For the issue of homosexuality, it begins with us seeing that LGBs are people. And as people, what they are really looking for is not for the right to have sex how they want it. Like all the best relationships, most gay relationships are not primarily about sex. They are about meeting our inherent need to be in deep, committed, intimate relationships. As humans, we are created in the image of God (imago Dei). And since God is inherently relational (one big intimate relationship between the Father, Son, and Holy Spirit), we are inherently relational. And when Christians try to deny LGBs the right to be in deep, committed, intimate relationships, we are in effect trying to deny their imago Dei. We are dehumanizing them on a fundamental, spiritual level. So, the real question for the church is not, “How do we keep gays from being gay?” but rather, “How do we help gays fulfill their imago Dei?”1
Now, this is going to sound crazy, but I think that the way we should do this is by opening up our lives to the LGB community. It would be ridiculous for Christians to deal with the problem of orphans by making it illegal for people to give up their kids for adoption (some people really should give up their kids). Rather, the kingdom way of dealing with orphans is to adopt all of them. Likewise, the kingdom way of dealing with homosexuality is not by making it illegal for LGBs to find deep, committed, intimate relationships with each other; rather, it is by inviting them into deep, committed, intimate relationships, so they don’t feel a need to go looking for it elsewhere. What would it look like for gays to feel such a sense of belonging and family in the church that they never felt a need to enter into a homosexual relationship? What would the result be if every Christian family volunteered to adopt an LGB person into their family, to live with them (à la, uncle Jessie in Full House)? It would probably be hard. It would be awkward and uncomfortable sometimes. It would mean being vulnerable. It would require setting aside some personal desires. It would take sacrifice. But doesn’t that sound so much more like the kingdom of God? Doesn’t that sound so much more like the heart of Jesus?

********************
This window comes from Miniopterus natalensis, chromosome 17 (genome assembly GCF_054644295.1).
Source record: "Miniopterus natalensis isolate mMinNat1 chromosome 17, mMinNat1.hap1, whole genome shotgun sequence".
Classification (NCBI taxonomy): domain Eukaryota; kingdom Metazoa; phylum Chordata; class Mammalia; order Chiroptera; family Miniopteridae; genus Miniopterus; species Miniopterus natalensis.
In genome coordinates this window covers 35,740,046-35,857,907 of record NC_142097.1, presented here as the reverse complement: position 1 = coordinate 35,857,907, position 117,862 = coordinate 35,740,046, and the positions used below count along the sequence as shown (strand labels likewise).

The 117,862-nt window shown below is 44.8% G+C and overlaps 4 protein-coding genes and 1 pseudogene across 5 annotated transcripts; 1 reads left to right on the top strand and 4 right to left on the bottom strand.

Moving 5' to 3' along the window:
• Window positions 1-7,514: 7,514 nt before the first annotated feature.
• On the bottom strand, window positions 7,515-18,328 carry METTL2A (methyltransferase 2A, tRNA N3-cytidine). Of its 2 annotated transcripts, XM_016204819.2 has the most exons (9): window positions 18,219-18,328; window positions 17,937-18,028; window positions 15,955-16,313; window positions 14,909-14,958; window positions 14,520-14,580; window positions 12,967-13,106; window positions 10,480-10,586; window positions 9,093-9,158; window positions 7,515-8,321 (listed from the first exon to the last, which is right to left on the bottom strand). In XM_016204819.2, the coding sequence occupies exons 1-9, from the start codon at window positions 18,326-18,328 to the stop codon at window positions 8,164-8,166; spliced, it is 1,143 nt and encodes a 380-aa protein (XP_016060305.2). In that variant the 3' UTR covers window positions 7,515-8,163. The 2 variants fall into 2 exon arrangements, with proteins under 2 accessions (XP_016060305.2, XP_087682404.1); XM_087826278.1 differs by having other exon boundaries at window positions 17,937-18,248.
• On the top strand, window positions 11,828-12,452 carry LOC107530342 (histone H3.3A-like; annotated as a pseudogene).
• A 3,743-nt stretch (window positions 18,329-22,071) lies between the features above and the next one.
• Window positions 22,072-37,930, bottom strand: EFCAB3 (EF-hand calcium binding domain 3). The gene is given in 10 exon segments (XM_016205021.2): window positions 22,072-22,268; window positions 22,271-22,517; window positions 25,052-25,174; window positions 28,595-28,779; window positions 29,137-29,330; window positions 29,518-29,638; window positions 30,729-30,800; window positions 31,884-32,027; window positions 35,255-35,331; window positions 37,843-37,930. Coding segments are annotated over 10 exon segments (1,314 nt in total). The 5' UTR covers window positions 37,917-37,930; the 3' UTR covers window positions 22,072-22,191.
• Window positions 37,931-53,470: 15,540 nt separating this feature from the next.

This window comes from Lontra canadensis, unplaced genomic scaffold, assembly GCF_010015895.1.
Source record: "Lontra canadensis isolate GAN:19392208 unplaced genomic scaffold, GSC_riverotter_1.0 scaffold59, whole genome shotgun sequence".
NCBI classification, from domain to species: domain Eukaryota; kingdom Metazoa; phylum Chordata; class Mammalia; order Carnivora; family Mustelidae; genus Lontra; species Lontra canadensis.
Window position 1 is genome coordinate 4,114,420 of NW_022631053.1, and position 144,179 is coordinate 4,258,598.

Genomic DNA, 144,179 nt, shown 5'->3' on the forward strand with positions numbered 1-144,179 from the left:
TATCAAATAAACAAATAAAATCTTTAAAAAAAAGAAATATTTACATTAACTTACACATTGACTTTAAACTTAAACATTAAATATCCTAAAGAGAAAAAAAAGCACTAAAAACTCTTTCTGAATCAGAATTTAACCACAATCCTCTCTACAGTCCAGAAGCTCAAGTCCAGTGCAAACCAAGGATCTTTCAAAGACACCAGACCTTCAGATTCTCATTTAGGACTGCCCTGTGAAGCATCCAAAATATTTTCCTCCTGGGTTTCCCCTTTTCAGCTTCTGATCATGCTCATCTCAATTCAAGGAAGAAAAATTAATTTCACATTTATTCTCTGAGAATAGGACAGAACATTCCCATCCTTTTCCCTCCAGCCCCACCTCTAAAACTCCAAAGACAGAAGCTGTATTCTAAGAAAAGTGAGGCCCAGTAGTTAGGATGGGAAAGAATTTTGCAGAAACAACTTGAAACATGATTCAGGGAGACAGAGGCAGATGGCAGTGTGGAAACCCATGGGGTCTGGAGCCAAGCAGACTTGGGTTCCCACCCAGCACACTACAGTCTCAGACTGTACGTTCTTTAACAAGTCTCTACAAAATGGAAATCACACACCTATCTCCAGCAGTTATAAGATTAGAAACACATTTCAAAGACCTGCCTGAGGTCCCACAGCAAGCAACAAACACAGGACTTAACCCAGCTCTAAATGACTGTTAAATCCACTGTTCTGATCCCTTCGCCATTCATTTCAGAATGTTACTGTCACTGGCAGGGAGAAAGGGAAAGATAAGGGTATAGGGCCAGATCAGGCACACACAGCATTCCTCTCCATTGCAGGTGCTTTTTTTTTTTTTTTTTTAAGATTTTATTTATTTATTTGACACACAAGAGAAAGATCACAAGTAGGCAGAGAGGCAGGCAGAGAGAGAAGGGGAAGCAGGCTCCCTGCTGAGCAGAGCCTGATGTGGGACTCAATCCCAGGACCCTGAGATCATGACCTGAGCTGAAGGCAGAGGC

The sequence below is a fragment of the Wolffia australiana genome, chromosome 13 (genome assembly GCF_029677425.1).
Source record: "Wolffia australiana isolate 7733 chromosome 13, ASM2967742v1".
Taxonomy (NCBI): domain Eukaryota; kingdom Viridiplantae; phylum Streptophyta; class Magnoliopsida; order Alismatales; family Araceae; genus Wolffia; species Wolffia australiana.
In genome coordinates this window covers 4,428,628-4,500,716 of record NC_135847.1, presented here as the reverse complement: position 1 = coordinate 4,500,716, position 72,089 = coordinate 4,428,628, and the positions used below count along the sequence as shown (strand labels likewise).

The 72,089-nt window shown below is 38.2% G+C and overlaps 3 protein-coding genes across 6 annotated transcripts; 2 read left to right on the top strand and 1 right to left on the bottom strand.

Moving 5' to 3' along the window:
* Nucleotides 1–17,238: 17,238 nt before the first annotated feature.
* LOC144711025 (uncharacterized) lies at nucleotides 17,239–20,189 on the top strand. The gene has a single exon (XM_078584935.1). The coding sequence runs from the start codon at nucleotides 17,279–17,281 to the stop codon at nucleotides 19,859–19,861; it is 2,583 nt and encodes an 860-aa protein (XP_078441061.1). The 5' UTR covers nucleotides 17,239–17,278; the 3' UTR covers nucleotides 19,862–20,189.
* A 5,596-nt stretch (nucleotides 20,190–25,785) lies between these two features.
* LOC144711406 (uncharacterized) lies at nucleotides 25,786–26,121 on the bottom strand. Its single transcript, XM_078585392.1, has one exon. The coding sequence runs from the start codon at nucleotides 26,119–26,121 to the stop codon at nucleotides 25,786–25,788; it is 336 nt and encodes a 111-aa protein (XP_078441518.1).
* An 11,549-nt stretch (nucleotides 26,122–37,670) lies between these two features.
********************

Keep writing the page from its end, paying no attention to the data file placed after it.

In fact, what if that was the typical Christian approach to almost everything?
You’re gay and you want to feel loved? Come be a part of our family!
You have an unwanted pregnancy, and you don’t think you can take care of a baby? That’s okay; our house could always use another person or two to love.
You’re young and single, and don’t know what you’re doing with your life? Let us be your family and help you figure things out.
You’re homeless? No worries. We have a home, and lots of love to go around.
I don’t know. I’m just saying, maybe it would be worth trying. For all we know, it just might work.
It just might change the world.
1: For more on how humans are designed to be in relationships, and how this is reflected in the Bible, check out the sermon, Solo Mojo, by Greg Boyd.